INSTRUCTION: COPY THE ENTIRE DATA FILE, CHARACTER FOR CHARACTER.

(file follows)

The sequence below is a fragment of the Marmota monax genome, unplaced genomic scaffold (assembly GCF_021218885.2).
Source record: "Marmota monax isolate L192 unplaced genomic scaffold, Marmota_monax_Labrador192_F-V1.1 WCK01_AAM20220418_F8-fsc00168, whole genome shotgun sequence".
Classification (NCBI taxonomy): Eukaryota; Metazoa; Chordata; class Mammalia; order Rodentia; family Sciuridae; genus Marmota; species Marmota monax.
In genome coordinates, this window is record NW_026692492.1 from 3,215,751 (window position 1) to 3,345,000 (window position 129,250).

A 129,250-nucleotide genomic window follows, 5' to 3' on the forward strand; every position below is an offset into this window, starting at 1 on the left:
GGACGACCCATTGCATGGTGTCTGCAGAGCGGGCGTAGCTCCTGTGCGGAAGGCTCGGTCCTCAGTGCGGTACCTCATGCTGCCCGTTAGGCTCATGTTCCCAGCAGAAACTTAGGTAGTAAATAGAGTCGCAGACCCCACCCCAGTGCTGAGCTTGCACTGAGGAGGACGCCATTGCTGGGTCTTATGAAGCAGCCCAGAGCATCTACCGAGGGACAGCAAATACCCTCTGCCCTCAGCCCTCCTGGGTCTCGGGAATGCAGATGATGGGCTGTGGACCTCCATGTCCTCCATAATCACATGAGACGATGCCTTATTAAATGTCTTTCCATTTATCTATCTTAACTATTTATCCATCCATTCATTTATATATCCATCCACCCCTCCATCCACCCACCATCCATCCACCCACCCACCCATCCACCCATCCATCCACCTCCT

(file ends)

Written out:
The sequence below is a fragment of the Marmota monax genome, unplaced genomic scaffold (assembly GCF_021218885.2).
Source record: "Marmota monax isolate L192 unplaced genomic scaffold, Marmota_monax_Labrador192_F-V1.1 WCK01_AAM20220418_F8-fsc00168, whole genome shotgun sequence".
Classification (NCBI taxonomy): Eukaryota; Metazoa; Chordata; class Mammalia; order Rodentia; family Sciuridae; genus Marmota; species Marmota monax.
In genome coordinates, this window is record NW_026692492.1 from 3,215,751 (window position 1) to 3,345,000 (window position 129,250).

A 129,250-nucleotide genomic window follows, 5' to 3' on the forward strand; every position below is an offset into this window, starting at 1 on the left:
GGACGACCCATTGCATGGTGTCTGCAGAGCGGGCGTAGCTCCTGTGCGGAAGGCTCGGTCCTCAGTGCGGTACCTCATGCTGCCCGTTAGGCTCATGTTCCCAGCAGAAACTTAGGTAGTAAATAGAGTCGCAGACCCCACCCCAGTGCTGAGCTTGCACTGAGGAGGACGCCATTGCTGGGTCTTATGAAGCAGCCCAGAGCATCTACCGAGGGACAGCAAATACCCTCTGCCCTCAGCCCTCCTGGGTCTCGGGAATGCAGATGATGGGCTGTGGACCTCCATGTCCTCCATAATCACATGAGACGATGCCTTATTAAATGTCTTTCCATTTATCTATCTTAACTATTTATCCATCCATTCATTTATATATCCATCCACCCCTCCATCCACCCACCATCCATCCACCCACCCACCCATCCACCCATCCATCCACCTCCT